Ahead of the Curve


When Brian K. Vaughan and Marcos Martin’s The Private Eye—a self-published, creator-owned future noir comic set in the Los Angeles of 2076, a place and time where digital surveillance and coerced personal information “sharing” have become inescapable facts of life—launched in March, it seemed like Vaughan and Martin were two comics creators who had found a clever way to address the important issue of privacy in the Social Media Age whilst utilizing a somewhat revolutionary method to fund their comics endeavor. Now, two weeks into a far-reaching surveillance and wiretapping scandal that has rocked not just the United States, but the rest of the Internet-connected world, Vaughan and Martin don’t just look like they’re clever, they’re looking like prescient geniuses compared to the Marvel and DC creative braintrust, who seem content at this point to build one overhyped tentpole event on top of another, ape the newest trends in popular literature and film, and simultaneously publish as many Avengers, X-Men, and Batman-related titles that they can, creating a grotesque virtual monument to marketing-driven storytelling.


I’ve no doubt that themes and threads from the real-world controversy of surveillance and wiretapping will find their way into Marvel and DC’s superhero comics down the line—they’ll likely put a supervillain’s face on the issue, maybe somebody like the Red Skull or Ra’s al Ghul will be revealed to be at the heart of some surveillance conspiracy—but what will it mean, then? It will have neither the immediacy nor the social embeddedness of The Private Eye, and it will be just another example of how, these days, the Big Two seem to be playing a never-ending game of catch-up in terms of creativity, instead of acting like the bold trendsetters that they were in years and decades past.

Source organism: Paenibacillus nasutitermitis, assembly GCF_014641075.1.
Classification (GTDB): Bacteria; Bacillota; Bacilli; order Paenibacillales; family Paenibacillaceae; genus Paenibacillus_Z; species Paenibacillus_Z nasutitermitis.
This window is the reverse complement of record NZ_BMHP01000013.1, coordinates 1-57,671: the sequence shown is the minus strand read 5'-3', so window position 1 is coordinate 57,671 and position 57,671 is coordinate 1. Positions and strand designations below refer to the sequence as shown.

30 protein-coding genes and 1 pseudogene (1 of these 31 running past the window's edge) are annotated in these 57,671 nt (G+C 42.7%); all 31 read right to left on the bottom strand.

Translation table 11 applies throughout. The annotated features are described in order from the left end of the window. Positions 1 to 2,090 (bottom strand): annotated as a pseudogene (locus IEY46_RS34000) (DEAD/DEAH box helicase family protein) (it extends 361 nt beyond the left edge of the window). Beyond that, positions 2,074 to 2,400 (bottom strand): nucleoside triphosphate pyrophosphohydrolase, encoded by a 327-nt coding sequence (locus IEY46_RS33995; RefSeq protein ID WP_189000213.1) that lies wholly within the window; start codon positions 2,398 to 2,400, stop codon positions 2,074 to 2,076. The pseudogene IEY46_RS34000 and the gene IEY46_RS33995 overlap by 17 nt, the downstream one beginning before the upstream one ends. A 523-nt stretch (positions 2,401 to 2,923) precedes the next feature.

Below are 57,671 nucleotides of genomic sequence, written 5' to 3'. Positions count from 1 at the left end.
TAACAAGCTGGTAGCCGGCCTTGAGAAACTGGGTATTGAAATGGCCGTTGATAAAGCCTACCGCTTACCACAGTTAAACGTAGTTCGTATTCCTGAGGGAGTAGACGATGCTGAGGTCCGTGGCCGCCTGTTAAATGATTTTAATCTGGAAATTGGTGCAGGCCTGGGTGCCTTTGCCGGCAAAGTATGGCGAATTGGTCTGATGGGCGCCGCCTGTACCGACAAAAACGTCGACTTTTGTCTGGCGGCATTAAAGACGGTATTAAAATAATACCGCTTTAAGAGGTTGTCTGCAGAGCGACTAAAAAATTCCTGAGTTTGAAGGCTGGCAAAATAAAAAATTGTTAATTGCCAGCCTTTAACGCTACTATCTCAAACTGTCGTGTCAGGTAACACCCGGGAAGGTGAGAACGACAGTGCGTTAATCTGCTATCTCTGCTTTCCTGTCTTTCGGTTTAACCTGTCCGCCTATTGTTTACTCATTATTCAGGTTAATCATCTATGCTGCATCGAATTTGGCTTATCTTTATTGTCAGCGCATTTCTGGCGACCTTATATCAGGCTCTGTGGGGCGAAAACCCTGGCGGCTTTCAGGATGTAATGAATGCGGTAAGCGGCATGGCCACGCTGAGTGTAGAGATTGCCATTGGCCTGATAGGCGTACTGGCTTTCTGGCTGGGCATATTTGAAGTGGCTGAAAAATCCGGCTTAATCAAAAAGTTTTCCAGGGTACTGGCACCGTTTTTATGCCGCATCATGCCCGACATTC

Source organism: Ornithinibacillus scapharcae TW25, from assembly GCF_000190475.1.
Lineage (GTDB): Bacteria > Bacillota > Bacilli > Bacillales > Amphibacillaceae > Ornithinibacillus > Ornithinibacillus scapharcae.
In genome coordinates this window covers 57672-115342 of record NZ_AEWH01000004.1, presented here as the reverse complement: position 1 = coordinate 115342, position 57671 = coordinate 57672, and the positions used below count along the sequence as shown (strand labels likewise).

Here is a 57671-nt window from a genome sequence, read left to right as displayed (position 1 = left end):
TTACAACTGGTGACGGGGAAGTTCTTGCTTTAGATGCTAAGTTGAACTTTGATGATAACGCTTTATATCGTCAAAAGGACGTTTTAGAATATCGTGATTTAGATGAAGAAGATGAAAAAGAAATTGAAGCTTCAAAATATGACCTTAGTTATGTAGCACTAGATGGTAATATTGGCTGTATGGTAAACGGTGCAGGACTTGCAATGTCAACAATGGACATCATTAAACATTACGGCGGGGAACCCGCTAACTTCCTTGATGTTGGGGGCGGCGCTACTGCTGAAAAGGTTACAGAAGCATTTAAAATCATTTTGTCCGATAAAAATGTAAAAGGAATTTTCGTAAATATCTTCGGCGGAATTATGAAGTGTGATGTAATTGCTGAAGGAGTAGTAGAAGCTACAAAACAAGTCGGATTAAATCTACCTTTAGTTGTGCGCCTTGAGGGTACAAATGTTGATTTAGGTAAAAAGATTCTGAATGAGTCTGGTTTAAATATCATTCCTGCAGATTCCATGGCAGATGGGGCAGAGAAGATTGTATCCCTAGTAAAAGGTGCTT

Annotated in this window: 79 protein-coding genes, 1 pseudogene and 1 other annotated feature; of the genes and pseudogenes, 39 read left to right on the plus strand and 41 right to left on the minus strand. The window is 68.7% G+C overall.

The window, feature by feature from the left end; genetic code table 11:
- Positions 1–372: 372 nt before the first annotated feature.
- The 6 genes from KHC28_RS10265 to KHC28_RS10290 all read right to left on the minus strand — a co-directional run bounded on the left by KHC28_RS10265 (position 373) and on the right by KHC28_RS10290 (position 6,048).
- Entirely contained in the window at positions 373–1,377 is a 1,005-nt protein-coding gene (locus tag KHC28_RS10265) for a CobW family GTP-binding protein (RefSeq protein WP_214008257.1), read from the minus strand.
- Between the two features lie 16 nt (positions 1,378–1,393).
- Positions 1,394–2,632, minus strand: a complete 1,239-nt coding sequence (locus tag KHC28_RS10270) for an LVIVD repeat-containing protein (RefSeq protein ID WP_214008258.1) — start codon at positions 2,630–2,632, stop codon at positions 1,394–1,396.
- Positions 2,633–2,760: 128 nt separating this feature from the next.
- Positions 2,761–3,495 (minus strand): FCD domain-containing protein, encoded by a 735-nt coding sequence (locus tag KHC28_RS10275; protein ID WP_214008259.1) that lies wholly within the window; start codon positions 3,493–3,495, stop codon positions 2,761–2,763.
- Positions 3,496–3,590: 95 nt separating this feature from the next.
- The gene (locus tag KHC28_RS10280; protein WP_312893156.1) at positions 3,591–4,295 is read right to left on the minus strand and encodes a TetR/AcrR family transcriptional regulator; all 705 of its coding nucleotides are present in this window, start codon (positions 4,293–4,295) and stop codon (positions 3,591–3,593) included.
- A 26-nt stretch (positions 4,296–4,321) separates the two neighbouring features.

Pinoy art in American comics

Two-page spread from Rima the Jungle Girl #1 (May, 1974), art by Nestor Redondo

Two-page spread from DC’s Rima the Jungle Girl #1 (May, 1974), art by Nestor Redondo

June 12 is celebrated in the Philippines as Araw ng Kalayaan (“Day of Independence”), marking the day in 1898 when Filipino revolutionaries declared the Southeast Asian territory’s sovereignty from Spanish colonial rule (only to almost immediately fall under American colonial rule, but I digress). All around the world, June 12 is marked by “Pinoys” (persons of Filipino descent) as a day to renew and strengthen the bonds of a shared culture. In the spirit of that celebration, allow me to share the following links to previous Leaving Proof articles spotlighting the work of Filipino artists as well as the Filipino influence in American comics:


The Electronic Entertainment Expo (E3) is in full swing and much of the discussion in video gaming circles seems to be how much Microsoft has bungled the announcement of Xbox One, the successor to the Xbox 360. Prior to E3, there were all sorts of questions that were raised with last month’s rather disappointing Xbox One reveal:

The promised answers to those questions aren’t exactly satisfying.

Click on the image to read the full webcomic by Andrew Bridgman on

Click on the image to read the full webcomic by Andrew Bridgman on